1ST DAY: Two hours after launch we will deploy the high gain antenna. About ten and a half hours after launch, Webb will pass the Moon’s orbit, nearly a quarter of the way to L2. Twelve hours after launch there will be the first trajectory correction maneuver by small rocket engines aboard Webb itself.
1ST WEEK: The second trajectory correction maneuver will take place at 2.5 days after launch. We will start the sequence of major deployment just after that. The first deployments are the fore and aft sunshield pallets, followed by the release of remaining sub-system launch locks. The next deployment is the telescope in which the telescope and the spacecraft bus move apart from each other by about 2 meters when the deployable tower assembly extends. The full sunshield deployment with unfolding and tensioning of the membranes can then be initiated. At 6 days we deploy the secondary mirror, followed by the side wings of the primary mirror.
1ST MONTH: As the telescope cools down in the shade of the deployed sunshield, we will turn on the warm electronics and initialize the flight software. At the end of the first month, we will do the mid-course correction that ensures that Webb will achieve its final orbit around L2. Although the telescope cools to near its operating temperature, the Integrated Science Instrument Module (ISIM) is warmed with electric heaters to prevent condensation on the instruments as residual water trapped in the materials making up the observatory escapes to the vacuum of space.
2ND MONTH: At 33 days after launch we will turn on and operate the Fine Guidance Sensor, then NIRCam and NIRSpec. The first NIRCam image will be of a crowded star field to make sure that light gets through the telescope into the instruments. Since the primary mirror segments will not yet be aligned, the picture will still be out of focus. At 44 days after launch we will begin the process of adjusting the primary mirror segments, first identifying each mirror segment with its image of a star in the camera. We will also focus the secondary mirror.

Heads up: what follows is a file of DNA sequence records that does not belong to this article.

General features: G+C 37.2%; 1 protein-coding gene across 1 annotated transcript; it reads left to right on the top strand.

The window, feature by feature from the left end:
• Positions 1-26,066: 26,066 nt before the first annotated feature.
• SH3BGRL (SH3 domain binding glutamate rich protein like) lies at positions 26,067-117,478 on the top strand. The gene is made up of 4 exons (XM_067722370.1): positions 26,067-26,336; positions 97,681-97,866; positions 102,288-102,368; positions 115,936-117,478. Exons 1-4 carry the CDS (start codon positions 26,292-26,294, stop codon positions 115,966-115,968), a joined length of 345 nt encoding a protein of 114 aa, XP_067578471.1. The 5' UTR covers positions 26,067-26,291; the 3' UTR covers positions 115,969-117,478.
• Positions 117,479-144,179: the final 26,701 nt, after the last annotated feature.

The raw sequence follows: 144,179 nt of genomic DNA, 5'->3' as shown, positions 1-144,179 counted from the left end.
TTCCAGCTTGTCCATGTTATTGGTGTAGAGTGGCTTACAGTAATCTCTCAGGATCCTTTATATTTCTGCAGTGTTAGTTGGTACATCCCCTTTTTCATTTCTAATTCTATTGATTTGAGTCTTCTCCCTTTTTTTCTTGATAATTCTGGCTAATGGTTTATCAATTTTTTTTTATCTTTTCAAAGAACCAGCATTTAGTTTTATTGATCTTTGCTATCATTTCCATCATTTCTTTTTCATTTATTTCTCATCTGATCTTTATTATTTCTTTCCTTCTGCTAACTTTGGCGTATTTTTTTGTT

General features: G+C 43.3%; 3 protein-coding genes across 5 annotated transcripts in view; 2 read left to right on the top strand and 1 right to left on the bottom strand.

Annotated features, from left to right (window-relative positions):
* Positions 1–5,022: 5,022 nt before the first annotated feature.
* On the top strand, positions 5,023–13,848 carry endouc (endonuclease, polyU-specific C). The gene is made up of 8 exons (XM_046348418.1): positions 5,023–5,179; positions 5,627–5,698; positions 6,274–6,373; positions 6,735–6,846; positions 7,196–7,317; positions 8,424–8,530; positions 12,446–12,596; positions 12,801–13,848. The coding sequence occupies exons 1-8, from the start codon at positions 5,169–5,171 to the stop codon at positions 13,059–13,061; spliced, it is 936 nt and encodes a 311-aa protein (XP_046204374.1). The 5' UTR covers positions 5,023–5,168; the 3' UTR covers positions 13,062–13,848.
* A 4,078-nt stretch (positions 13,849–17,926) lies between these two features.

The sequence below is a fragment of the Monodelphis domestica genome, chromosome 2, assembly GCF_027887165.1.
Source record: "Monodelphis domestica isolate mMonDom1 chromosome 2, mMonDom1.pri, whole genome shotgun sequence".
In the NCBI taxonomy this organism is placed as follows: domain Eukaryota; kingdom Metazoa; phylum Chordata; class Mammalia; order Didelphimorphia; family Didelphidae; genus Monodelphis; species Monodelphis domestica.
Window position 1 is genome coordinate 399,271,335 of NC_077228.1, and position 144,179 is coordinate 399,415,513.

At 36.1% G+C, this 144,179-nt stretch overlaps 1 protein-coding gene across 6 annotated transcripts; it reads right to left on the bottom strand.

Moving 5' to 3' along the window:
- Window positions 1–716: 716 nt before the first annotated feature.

3RD MONTH: From 60 to 90 days after launch we will align the primary mirror segments so that they can work together as a single optical surface. We will also turn on and operate the MIRI. By the end of the third month we will be able to take the first science-quality images. Also by this time, Webb will complete its initial orbit around L2.
4TH – 6TH MONTHS: At about 85 days after launch we will have completed the optimization of the telescope image in the NIRCam. Over the next month and a half we will optimize the image for the other instruments. We will test and calibrate all of the instrument capabilities by observing representative science targets.
AFTER 6 MONTHS: Webb will begin its science mission and start to conduct routine science operations.
Time was short, so we made only a cursory comment of the following topics.
DART launching Nov 24 – This website has a short video of the 10 month travel to target, 10 days ahead of encounter DART will release a cubesat that will fly past asteroid moon Dimorphous (160 m diameter) 3 minutes after collision, 30 days ahead DART will try to find target and is automated at 4 hours before encounter. It will see the moon only 1 hour before encounter. The 15000 mph impact should slow down the moon and make it go into a lower quicker orbit. Scientists anticipate a 10 minute change to the 11 hour and 55 minutes original orbital period. DART is a 2 year mission costing $330 million.